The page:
Multifocal lens combo may trump bilateral diffractive IOL implantation

November 1, 2007

Implantation of two different multifocal IOLs-an apodized diffractive lens (AcrySof ReSTOR, Alcon Laboratories) and a refractive lens (ReZoom, Advanced Medical Optics)-may provide increased ranges of near and intermediate vision for a patient undergoing refractive lens exchange compared with bilateral implantation of the diffractive IOL, according to a study of 20 patients.

Key Points

Overland Park, KS-Implantation of two different multifocal IOLs-an apodized diffractive lens (AcrySof ReSTOR, Alcon Laboratories) and a zonal refractive lens (ReZoom, Advanced Medical Optics)-may provide increased ranges of near and intermediate vision for a patient undergoing refractive lens exchange (RLE) compared with bilateral implantation of the apodized diffractive IOL.

Jason E. Stahl, MD, an ophthalmologist practicing at Durrie Vision, Overland Park, KS, and colleagues studied 20 patients, 10 who received the apodizedc diffractive lens in each eye and 10 who received the combination of lenses.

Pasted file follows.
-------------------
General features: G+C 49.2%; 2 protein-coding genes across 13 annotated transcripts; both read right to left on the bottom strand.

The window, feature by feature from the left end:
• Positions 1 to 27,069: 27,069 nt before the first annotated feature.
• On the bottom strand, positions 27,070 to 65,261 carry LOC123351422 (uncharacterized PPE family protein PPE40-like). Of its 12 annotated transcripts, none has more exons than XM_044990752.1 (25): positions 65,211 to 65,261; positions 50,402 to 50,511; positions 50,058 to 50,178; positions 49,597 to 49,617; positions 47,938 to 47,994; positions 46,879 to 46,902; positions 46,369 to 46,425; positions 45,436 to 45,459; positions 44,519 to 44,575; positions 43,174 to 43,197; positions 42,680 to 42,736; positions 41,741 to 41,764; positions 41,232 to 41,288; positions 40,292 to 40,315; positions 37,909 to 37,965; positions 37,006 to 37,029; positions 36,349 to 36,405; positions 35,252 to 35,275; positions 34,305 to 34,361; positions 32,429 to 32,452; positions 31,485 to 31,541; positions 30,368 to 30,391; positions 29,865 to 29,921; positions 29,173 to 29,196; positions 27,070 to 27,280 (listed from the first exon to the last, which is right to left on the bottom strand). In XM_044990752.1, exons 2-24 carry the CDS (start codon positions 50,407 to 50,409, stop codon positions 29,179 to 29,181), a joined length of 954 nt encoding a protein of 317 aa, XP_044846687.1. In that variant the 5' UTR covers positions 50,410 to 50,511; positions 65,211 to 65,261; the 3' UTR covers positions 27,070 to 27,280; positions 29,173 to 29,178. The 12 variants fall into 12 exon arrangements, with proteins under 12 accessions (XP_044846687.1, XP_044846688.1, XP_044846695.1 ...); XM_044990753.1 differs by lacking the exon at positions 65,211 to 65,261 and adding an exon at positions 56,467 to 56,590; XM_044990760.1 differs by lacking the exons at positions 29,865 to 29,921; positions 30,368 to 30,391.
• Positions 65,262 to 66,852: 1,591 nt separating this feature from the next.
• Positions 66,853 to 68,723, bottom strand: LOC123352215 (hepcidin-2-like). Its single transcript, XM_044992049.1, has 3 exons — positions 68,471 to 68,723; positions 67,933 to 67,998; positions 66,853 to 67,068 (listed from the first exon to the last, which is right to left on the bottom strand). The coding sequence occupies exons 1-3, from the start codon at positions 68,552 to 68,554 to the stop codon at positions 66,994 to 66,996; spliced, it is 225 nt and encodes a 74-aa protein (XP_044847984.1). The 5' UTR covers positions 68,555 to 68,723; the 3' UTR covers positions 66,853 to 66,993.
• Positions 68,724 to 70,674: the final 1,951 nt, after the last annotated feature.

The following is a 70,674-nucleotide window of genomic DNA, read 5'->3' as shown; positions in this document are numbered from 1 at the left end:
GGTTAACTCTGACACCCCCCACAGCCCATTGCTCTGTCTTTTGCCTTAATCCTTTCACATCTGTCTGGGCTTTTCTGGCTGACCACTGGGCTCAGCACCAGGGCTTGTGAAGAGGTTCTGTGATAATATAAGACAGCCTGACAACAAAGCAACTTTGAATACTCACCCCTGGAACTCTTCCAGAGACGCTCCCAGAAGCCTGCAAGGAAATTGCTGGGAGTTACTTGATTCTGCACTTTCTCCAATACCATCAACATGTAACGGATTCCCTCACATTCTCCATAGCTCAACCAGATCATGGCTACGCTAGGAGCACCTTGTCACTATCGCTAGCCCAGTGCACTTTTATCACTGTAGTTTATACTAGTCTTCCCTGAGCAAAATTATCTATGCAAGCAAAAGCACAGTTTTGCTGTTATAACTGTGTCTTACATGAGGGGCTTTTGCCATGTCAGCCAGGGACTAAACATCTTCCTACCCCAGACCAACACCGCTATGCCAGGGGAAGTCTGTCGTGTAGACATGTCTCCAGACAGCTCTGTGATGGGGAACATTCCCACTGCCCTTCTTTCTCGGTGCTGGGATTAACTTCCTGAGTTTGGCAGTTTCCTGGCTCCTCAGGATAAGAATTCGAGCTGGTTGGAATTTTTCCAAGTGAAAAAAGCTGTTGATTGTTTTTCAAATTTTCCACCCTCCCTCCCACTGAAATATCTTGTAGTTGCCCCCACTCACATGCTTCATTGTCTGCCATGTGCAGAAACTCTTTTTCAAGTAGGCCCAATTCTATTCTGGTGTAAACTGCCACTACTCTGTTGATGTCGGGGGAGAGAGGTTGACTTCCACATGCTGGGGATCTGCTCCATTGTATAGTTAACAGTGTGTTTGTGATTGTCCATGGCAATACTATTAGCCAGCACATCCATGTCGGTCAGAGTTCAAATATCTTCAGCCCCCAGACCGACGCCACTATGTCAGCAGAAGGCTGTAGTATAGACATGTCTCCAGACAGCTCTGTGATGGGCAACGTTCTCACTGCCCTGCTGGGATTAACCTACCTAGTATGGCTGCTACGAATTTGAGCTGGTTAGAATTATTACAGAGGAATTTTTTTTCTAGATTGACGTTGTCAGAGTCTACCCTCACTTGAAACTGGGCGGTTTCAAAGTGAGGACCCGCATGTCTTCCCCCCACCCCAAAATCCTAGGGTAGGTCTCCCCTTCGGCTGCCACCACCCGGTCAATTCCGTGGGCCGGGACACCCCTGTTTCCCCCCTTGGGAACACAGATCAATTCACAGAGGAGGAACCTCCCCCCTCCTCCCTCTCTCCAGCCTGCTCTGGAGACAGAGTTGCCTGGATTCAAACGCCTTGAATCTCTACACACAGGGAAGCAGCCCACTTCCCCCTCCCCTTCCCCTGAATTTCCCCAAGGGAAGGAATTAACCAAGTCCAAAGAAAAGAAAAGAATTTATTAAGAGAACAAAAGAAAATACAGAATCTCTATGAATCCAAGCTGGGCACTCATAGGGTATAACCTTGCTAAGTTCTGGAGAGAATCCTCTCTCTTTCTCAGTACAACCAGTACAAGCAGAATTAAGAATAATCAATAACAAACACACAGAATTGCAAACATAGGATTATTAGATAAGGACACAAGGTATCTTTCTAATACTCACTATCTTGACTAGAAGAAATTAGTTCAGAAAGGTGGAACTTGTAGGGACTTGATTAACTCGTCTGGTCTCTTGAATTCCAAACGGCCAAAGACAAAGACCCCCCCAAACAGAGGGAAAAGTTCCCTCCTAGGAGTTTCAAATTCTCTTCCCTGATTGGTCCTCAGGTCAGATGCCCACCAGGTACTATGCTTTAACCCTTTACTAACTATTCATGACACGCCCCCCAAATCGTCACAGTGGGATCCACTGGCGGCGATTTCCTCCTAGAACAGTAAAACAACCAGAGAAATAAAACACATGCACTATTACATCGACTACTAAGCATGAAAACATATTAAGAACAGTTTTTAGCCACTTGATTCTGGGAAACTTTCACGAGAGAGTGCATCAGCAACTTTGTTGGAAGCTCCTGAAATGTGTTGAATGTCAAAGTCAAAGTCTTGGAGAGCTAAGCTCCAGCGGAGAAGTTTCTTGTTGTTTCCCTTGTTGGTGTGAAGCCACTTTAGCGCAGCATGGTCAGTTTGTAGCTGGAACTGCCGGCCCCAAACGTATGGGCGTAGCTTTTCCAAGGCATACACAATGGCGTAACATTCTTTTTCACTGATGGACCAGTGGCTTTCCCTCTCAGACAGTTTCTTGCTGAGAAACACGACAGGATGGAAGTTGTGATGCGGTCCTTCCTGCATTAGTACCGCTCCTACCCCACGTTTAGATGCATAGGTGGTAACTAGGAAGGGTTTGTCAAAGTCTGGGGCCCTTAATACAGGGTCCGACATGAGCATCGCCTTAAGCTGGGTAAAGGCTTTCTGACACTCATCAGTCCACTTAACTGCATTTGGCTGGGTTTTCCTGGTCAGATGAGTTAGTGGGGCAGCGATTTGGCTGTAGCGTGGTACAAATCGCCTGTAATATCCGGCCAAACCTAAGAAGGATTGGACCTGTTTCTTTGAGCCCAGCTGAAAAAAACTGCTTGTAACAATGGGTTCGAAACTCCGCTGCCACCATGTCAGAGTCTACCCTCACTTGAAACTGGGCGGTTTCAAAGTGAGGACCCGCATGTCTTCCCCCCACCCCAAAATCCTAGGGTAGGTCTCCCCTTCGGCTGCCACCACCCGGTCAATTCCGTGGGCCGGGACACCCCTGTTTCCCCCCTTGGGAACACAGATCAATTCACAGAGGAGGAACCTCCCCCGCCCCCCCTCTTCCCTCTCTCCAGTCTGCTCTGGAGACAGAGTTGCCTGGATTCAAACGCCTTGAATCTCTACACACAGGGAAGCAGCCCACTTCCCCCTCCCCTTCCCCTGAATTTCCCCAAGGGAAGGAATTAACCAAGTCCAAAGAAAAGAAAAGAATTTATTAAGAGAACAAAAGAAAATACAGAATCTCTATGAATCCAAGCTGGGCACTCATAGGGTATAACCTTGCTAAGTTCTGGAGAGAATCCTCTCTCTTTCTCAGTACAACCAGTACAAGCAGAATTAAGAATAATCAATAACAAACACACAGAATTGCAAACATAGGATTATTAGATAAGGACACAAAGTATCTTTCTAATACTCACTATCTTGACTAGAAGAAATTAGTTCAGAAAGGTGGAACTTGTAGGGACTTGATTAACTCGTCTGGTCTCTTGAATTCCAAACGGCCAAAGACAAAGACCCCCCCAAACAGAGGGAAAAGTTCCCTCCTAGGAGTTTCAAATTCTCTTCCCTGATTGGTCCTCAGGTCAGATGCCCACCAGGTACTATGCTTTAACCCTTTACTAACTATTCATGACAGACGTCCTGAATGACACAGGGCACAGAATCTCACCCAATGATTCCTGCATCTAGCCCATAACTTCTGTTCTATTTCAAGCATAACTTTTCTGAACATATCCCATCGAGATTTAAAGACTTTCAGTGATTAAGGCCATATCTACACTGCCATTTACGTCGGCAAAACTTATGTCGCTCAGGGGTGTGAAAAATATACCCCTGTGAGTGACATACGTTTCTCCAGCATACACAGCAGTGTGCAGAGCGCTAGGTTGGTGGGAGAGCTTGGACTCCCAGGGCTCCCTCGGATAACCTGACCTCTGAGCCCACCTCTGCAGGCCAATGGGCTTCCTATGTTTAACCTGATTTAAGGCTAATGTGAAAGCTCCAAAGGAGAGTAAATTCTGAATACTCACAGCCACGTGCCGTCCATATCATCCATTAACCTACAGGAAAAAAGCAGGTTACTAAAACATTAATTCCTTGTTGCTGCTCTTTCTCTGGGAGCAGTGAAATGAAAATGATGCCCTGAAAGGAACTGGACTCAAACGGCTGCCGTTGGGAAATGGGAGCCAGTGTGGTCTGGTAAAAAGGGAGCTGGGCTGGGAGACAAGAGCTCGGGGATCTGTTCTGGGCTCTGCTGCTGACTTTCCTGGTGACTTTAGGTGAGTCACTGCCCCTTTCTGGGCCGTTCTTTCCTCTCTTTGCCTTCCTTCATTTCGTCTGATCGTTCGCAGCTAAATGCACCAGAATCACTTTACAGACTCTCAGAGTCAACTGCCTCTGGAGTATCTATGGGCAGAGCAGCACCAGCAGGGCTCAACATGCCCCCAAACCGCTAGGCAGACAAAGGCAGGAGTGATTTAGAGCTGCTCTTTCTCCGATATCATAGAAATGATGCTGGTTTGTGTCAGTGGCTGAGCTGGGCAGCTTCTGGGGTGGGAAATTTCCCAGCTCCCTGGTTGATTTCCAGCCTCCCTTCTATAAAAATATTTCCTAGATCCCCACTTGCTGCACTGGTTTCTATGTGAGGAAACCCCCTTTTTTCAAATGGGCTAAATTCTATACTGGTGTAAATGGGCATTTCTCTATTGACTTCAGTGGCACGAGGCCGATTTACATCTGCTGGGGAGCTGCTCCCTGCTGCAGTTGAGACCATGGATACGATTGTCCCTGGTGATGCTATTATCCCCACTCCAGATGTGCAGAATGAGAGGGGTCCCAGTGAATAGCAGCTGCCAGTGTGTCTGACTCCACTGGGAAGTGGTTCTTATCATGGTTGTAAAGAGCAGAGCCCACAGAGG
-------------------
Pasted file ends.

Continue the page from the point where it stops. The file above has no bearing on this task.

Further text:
The mean age of the patients was 58.4 years in the combination lens group and 60.1 years in the diffractive lens group. Mean follow-up was shorter in the combination group, at 4.3 months, compared with 9.3 months for the apodized diffractive lens group.

Binocular visual outcomes were determined using ETDRS (distance); an MN read card at 32 inches (intermediate), and an ETDRA near card at 16 inches (near). Patients were not allowed to move the reading card to their "sweet spots" for intermediate and near testing.













Results

"When we looked at binocular uncorrected distance, we found vision in 90% of the combination group eyes at 20/16 or better, compared with 30% of the binocular diffractive group," Dr. Stahl said (Figure 1). "The combination group also did better at intermediate vision compared with those who underwent binocular implantation of the diffractive lens (See Figure 2) , whereas the binocular diffractive lens group performed better than the combination group at uncorrected near vision."

"Looking at the defocus curve for these lenses individually, we found a significantly greater curve for the zonal refractive lens eyes-because of the increased intermediate vision-and this translated into a significantly greater defocus curve for the combination group compared with the bilateral diffractive lens group," he said (See Figure 3).